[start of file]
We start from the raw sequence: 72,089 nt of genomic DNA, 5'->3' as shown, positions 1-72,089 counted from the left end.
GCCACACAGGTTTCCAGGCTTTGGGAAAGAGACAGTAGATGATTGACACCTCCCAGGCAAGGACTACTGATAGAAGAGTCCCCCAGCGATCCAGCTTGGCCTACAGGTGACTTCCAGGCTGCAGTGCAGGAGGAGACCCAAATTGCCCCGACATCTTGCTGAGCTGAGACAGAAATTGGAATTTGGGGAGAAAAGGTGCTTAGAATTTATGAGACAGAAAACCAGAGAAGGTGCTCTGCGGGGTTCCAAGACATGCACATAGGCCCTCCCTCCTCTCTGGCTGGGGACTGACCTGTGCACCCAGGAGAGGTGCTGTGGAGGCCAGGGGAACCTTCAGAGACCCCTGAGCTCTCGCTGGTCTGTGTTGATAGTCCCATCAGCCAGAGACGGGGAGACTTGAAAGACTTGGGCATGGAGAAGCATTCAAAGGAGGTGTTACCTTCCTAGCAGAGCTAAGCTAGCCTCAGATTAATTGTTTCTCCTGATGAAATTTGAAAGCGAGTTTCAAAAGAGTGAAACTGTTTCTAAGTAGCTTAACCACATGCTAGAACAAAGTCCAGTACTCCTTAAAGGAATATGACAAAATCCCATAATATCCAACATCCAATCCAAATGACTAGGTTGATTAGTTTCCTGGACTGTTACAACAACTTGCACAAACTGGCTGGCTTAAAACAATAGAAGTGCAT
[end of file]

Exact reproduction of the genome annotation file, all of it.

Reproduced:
We start from the raw sequence: 72,089 nt of genomic DNA, 5'->3' as shown, positions 1-72,089 counted from the left end.
GCCACACAGGTTTCCAGGCTTTGGGAAAGAGACAGTAGATGATTGACACCTCCCAGGCAAGGACTACTGATAGAAGAGTCCCCCAGCGATCCAGCTTGGCCTACAGGTGACTTCCAGGCTGCAGTGCAGGAGGAGACCCAAATTGCCCCGACATCTTGCTGAGCTGAGACAGAAATTGGAATTTGGGGAGAAAAGGTGCTTAGAATTTATGAGACAGAAAACCAGAGAAGGTGCTCTGCGGGGTTCCAAGACATGCACATAGGCCCTCCCTCCTCTCTGGCTGGGGACTGACCTGTGCACCCAGGAGAGGTGCTGTGGAGGCCAGGGGAACCTTCAGAGACCCCTGAGCTCTCGCTGGTCTGTGTTGATAGTCCCATCAGCCAGAGACGGGGAGACTTGAAAGACTTGGGCATGGAGAAGCATTCAAAGGAGGTGTTACCTTCCTAGCAGAGCTAAGCTAGCCTCAGATTAATTGTTTCTCCTGATGAAATTTGAAAGCGAGTTTCAAAAGAGTGAAACTGTTTCTAAGTAGCTTAACCACATGCTAGAACAAAGTCCAGTACTCCTTAAAGGAATATGACAAAATCCCATAATATCCAACATCCAATCCAAATGACTAGGTTGATTAGTTTCCTGGACTGTTACAACAACTTGCACAAACTGGCTGGCTTAAAACAATAGAAGTGCAT